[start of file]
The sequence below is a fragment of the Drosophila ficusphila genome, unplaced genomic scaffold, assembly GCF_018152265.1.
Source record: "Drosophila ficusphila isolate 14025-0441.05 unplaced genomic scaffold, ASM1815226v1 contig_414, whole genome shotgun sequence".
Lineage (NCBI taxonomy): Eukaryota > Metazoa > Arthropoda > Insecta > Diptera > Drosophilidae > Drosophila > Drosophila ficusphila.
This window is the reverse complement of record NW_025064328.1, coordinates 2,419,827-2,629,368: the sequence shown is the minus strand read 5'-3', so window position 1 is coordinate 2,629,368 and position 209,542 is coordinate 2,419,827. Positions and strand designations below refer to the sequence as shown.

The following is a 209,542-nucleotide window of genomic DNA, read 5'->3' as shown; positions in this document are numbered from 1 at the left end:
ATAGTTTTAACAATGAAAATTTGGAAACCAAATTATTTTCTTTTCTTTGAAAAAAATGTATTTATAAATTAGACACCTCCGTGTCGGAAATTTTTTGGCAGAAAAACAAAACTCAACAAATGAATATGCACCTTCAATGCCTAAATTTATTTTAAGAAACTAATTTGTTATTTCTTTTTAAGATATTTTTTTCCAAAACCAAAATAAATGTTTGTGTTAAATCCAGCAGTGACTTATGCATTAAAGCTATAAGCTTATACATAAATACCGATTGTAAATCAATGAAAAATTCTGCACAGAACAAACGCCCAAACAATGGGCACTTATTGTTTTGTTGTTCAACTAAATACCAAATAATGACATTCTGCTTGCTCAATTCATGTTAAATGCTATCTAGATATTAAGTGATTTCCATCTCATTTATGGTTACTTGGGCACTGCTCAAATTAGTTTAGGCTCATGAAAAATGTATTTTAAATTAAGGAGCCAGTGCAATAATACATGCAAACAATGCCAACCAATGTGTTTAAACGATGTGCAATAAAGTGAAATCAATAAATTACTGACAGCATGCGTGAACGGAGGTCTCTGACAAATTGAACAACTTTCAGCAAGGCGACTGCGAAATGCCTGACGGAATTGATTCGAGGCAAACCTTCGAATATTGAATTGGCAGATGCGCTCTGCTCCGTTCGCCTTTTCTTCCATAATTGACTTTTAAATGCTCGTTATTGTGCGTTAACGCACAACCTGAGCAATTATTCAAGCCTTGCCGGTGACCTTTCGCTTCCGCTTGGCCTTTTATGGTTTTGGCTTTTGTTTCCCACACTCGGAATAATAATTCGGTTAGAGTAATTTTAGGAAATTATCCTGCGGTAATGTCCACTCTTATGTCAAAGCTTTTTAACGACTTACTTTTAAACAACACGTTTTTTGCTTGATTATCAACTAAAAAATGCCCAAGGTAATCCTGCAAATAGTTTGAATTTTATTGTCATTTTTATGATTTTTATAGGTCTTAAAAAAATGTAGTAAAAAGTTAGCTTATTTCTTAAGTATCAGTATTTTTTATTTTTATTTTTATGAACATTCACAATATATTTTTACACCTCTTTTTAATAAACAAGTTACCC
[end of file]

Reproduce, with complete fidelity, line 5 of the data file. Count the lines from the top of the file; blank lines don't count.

The following is a 209,542-nucleotide window of genomic DNA, read 5'->3' as shown; positions in this document are numbered from 1 at the left end: